• In 1991 seasoned caver Emily Mobley slipped and broke her leg

  • while working on a surveying expedition in the cave's western sector.

  • A mile and a half from the entrance,

  • 900 feet below the surface,

  • this accident would trigger the largest and most publicized cave rescue

  • in U.S. History.

  • A hundred experienced cavers

  • summoned to the scene would labor four arduous days

  • to bring her to safety.

  • The bond of comradeship that unites

  • the caving community was seldommore evident than during this emergency.

  • Every caver knows and instinctively responds to the code of the underground

  • that only cavers can save and protect each other.

  • After almost four hours, the expedition reaches Lake Lebarge,

  • the first sizeable body of water to be discovered inthis branch of Lechuguilla.

  • Beautiful!

  • One of the greatest sights in caving, isn't it?

  • Yes. Fantastic. Is this Lake Lebarge?

  • Yeah. Lebarge Borehole looks easier now.

  • Beautiful!

  • On rope!

  • The lake completely blocks the way ahead.

  • Cavers had to wade it until they found a detour

  • tricky, but possible.

  • Well, I think of particular moves like dancing around the edge of Lebarge

  • as almost a ballet, an underground ballet.

  • I know where my footholds are; I know where my handholds are.

  • I know if I hit them just right and move just right

  • some of them are kind of dynamic in so much as you leave one handhold

  • while you're going for the next foothold.

  • And if you do that just right and you have your pack balanced

  • just right, you flow through it real smoothly.

  • And so I think it's very much like doing a dance,

  • a very intricate dance.

  • And you want to do it perfectly,

  • you know, and it's very beautiful when you do.

  • Deeper into the cave,

  • mineral formations become more fantastic and delicate.

  • Cavers must move among them with great care.

  • Spikes of aragonite,

  • one form of calcium carbonate, grow in fragile bushes.

  • The gentlest touch could damage them.

  • There is infinite contrast here.

  • The now famous Chandelier Ballroom is one of caving's classic beauty spots

  • Plumes of gypsum sprout from the ceiling,

  • some as long as 20 feet

  • the most dazzing examples of their type ever found.

  • Utter silence pervades Lechuguilla.

  • The only sound is made by the intruder

  • In the constant 68-degree temperature and high humidity,

  • dehydration is always a threat.

  • Anybody else need any hot water?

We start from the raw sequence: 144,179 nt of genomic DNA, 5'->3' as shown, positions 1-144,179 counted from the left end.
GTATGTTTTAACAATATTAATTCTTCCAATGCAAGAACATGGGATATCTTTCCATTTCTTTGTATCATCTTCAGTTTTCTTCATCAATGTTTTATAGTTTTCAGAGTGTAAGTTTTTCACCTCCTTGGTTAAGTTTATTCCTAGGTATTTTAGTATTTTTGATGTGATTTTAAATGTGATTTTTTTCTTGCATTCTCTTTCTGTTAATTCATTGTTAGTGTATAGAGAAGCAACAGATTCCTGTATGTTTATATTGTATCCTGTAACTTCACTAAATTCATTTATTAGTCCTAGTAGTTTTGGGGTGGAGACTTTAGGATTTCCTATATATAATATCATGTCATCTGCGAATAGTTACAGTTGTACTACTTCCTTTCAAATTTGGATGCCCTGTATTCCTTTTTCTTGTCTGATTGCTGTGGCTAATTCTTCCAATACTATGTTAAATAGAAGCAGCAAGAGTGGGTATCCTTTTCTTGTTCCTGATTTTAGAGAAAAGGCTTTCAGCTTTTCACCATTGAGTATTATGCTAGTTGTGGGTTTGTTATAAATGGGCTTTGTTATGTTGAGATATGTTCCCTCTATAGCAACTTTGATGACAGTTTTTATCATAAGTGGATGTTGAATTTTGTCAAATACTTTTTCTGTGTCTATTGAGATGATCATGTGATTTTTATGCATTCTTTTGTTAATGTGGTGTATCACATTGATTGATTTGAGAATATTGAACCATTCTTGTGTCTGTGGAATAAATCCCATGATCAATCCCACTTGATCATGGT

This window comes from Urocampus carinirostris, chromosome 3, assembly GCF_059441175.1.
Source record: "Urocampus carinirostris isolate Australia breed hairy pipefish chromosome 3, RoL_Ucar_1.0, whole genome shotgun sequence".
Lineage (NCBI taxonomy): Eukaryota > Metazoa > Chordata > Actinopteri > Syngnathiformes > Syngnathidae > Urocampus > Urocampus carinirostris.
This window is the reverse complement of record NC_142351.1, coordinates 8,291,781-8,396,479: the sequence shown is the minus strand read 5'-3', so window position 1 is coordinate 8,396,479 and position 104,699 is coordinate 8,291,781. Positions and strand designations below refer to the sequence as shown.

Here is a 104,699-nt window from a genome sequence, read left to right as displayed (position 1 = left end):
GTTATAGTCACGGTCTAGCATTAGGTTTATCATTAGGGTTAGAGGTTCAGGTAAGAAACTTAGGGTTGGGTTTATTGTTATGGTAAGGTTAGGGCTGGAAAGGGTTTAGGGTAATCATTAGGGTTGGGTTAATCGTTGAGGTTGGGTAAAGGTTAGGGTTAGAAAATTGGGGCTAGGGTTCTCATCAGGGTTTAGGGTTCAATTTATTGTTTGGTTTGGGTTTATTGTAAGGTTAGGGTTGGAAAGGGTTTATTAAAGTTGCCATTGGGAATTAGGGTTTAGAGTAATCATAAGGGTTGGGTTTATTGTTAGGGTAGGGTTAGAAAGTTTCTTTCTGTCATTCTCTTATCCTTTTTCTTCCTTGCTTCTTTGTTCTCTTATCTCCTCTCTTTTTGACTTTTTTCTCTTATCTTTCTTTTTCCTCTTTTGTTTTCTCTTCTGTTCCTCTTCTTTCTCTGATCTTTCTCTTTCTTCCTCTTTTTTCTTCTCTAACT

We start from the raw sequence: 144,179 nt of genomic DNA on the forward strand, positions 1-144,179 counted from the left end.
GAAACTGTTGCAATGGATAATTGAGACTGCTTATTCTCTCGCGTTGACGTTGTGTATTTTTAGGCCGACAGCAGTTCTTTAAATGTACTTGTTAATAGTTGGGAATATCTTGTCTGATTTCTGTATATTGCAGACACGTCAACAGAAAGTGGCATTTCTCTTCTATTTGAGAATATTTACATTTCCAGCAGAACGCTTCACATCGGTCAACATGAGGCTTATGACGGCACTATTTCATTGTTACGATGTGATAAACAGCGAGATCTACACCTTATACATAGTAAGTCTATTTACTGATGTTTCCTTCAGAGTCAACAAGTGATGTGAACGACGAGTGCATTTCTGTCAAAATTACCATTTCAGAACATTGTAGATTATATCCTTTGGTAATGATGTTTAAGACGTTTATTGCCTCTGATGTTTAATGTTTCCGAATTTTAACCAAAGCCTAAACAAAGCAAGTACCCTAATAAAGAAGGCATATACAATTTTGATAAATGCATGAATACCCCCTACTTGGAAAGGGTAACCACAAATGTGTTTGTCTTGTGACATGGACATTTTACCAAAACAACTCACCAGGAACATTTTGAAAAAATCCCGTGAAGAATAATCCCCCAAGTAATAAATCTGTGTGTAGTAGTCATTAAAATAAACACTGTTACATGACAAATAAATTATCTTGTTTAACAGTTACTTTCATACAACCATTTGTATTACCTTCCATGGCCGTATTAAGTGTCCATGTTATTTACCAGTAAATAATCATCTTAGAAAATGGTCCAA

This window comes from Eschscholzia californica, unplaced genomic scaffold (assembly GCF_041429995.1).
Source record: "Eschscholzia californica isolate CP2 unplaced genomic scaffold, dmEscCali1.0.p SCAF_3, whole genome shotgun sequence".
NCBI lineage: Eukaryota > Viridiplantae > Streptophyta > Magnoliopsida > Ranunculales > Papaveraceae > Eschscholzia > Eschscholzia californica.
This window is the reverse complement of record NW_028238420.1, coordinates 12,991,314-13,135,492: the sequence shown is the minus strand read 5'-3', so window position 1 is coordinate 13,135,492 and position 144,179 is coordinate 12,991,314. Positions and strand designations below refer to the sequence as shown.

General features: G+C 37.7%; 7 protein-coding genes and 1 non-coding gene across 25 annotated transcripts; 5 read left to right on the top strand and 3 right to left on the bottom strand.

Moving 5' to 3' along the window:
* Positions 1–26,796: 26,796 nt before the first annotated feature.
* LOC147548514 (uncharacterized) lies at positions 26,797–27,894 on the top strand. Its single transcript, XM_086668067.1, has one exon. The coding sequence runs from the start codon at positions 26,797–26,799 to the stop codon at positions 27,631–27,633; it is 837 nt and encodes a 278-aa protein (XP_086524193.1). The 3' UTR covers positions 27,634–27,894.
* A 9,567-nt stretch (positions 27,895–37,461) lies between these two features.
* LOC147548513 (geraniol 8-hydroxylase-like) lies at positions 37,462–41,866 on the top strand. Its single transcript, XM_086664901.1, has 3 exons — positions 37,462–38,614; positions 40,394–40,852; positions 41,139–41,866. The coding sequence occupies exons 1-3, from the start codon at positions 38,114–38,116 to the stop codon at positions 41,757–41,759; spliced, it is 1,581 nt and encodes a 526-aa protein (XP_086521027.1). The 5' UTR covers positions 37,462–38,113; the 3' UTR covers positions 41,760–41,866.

• For some, the notion of life

  • with almost a quarter mile of rock overhead

  • can be oppressive, even terrifying.

  • But cavers like Bridges relish the experience.

  • It's almost like coming back to home after you've been gone for a while.

  • It's a very comfortable feeling to me, particularly in that particular cave.

  • And you know it's a sense of isolation

  • The world becomes very simple

  • Here there is no day or night.

  • If they ignore the time, cavers tend to stay awake,

  • and sleep, for longer and longer periods.

  • In Lechuguilla Cave,

  • there is little evidence of life.

  • But this is rare.

  • Many caves harbor a hidden kingdom of creatures, dominated by bats.

  • Bats thrive in darkness.

  • They navigate not by sight,

  • but by subtle patterns of reflected sound.

  • Some caves are home to millions of bats,

  • the greatest concentration of mammals anywhere.

  • Their nitrogen-rich droppings, or guano,

  • are harvested as a fertilizer.

  • Large deposits produce a toxic gas, which can be lethal.

  • Mountains of bat guano support the intricate food chain underground.

  • Sometimes, an injured bat, or a baby,

  • falls into the guano and itself becomes food.

  • Within minutes the bat is reduced to a skeleton.

  • Abundant underground, the cave cricket

  • Crickets spend much of their time gathering food outside their caves,

  • but inside they perform a vital role as scavengers.

  • In mute testament to their environment fish have evolved here without eyes.

  • The salamander has dispensed with eyes, too,

  • and has no need of skin pigment in a world without sunlight.

  • People have probably always found shelter in aves.

  • Thousands of years ago,

  • as much of the world still lay in the grip of the last Ice Age,

  • prehistoric hunters left spectacular evidence behind them.

  • The human spirit was born and nurtured here,

  • its expression etched on walls of stone.

  • By the early 20th century most people lived elsewhere.

  • But science and curiosity drove some to explore deeper underground.

  • Magnesium flares lit the way, filling dark voids with light.

  • Geologists squeezed into subterranean chambers

  • seeking to understand their origin and structure.

  • And soon the ancient lure of caves turned to profit.

  • Tourists went underground.

  • Then and now,

  • humans have been compelled to seek out caves,

  • and to combat the gloom with gay defiance.

  • In the United States, New Mexico's Carlsbad Caverns

  • was declared a national park in 1930.

  • But natural wonders were not enough.

  • Carlsbad and other caves promoted all sorts of attractions,

  • some a bit farfetched.

  • The time will come when some master musician

  • in the Carlsbad Cavern will be able to create s symphony in stone

  • Many parts of the world are known for caves.

  • Because most lie on limestone bedrock,

  • the soil is often thin and life is hard

  • So it has often been in the remote uplands of Kentucky.

  • But the automobile brought a new source of wealth

  • city folks, eager for amusement.

  • Everyone who owned a cave hung up a sign.

  • Each was touted as being bigger and better than the others.

  • The so-called Cave Wars spurred bitter feuds and even violence

  • Crystal Cave belonged to the Collins family,

  • but it was too far from the beaten path to prosper.

  • Thirty-seven-year-old Floyd, one of the Collins boys,

  • was determined to find a cave closer to the highway.

  • He set off alone on a cold winter morning in January 1925

  • and squeezed into a narrow, twisting crack in the earth,

  • never before explored.